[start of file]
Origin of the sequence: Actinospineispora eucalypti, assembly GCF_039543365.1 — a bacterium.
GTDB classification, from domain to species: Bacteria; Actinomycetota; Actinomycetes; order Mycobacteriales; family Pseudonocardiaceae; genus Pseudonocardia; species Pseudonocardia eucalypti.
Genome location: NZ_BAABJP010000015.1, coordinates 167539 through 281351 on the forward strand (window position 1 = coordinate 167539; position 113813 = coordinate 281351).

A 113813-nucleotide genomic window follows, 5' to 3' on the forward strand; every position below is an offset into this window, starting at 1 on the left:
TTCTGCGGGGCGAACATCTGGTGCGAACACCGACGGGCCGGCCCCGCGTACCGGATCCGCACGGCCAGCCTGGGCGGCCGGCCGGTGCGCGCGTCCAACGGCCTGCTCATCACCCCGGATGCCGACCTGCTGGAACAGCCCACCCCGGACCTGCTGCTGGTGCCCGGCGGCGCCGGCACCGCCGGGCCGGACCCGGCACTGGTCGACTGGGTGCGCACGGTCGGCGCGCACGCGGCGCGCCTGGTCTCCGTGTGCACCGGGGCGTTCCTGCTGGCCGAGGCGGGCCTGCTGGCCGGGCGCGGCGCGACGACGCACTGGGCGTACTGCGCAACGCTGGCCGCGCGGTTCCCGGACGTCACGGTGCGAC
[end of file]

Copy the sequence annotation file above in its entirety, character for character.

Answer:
Origin of the sequence: Actinospineispora eucalypti, assembly GCF_039543365.1 — a bacterium.
GTDB classification, from domain to species: Bacteria; Actinomycetota; Actinomycetes; order Mycobacteriales; family Pseudonocardiaceae; genus Pseudonocardia; species Pseudonocardia eucalypti.
Genome location: NZ_BAABJP010000015.1, coordinates 167539 through 281351 on the forward strand (window position 1 = coordinate 167539; position 113813 = coordinate 281351).

A 113813-nucleotide genomic window follows, 5' to 3' on the forward strand; every position below is an offset into this window, starting at 1 on the left:
TTCTGCGGGGCGAACATCTGGTGCGAACACCGACGGGCCGGCCCCGCGTACCGGATCCGCACGGCCAGCCTGGGCGGCCGGCCGGTGCGCGCGTCCAACGGCCTGCTCATCACCCCGGATGCCGACCTGCTGGAACAGCCCACCCCGGACCTGCTGCTGGTGCCCGGCGGCGCCGGCACCGCCGGGCCGGACCCGGCACTGGTCGACTGGGTGCGCACGGTCGGCGCGCACGCGGCGCGCCTGGTCTCCGTGTGCACCGGGGCGTTCCTGCTGGCCGAGGCGGGCCTGCTGGCCGGGCGCGGCGCGACGACGCACTGGGCGTACTGCGCAACGCTGGCCGCGCGGTTCCCGGACGTCACGGTGCGAC